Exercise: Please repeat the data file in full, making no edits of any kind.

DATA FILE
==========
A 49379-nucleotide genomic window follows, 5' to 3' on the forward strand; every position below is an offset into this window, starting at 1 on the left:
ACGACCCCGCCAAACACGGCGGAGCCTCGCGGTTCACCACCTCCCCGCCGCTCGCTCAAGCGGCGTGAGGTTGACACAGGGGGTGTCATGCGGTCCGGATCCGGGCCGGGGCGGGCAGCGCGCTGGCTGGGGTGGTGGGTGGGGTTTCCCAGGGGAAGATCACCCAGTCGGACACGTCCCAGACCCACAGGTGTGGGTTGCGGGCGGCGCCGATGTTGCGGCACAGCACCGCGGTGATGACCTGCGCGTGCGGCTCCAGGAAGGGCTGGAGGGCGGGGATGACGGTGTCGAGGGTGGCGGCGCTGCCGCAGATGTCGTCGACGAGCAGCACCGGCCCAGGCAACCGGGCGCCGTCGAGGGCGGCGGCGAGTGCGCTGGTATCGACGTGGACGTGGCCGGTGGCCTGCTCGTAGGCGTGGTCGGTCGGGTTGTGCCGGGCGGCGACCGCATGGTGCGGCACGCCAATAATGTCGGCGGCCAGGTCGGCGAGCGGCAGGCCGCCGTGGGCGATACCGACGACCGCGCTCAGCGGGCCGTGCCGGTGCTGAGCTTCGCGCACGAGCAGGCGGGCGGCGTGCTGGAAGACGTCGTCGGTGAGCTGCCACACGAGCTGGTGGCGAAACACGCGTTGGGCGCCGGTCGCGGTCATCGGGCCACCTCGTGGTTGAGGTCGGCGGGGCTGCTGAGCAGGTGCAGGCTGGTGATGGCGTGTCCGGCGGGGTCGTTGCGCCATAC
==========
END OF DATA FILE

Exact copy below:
A 49379-nucleotide genomic window follows, 5' to 3' on the forward strand; every position below is an offset into this window, starting at 1 on the left:
ACGACCCCGCCAAACACGGCGGAGCCTCGCGGTTCACCACCTCCCCGCCGCTCGCTCAAGCGGCGTGAGGTTGACACAGGGGGTGTCATGCGGTCCGGATCCGGGCCGGGGCGGGCAGCGCGCTGGCTGGGGTGGTGGGTGGGGTTTCCCAGGGGAAGATCACCCAGTCGGACACGTCCCAGACCCACAGGTGTGGGTTGCGGGCGGCGCCGATGTTGCGGCACAGCACCGCGGTGATGACCTGCGCGTGCGGCTCCAGGAAGGGCTGGAGGGCGGGGATGACGGTGTCGAGGGTGGCGGCGCTGCCGCAGATGTCGTCGACGAGCAGCACCGGCCCAGGCAACCGGGCGCCGTCGAGGGCGGCGGCGAGTGCGCTGGTATCGACGTGGACGTGGCCGGTGGCCTGCTCGTAGGCGTGGTCGGTCGGGTTGTGCCGGGCGGCGACCGCATGGTGCGGCACGCCAATAATGTCGGCGGCCAGGTCGGCGAGCGGCAGGCCGCCGTGGGCGATACCGACGACCGCGCTCAGCGGGCCGTGCCGGTGCTGAGCTTCGCGCACGAGCAGGCGGGCGGCGTGCTGGAAGACGTCGTCGGTGAGCTGCCACACGAGCTGGTGGCGAAACACGCGTTGGGCGCCGGTCGCGGTCATCGGGCCACCTCGTGGTTGAGGTCGGCGGGGCTGCTGAGCAGGTGCAGGCTGGTGATGGCGTGTCCGGCGGGGTCGTTGCGCCATAC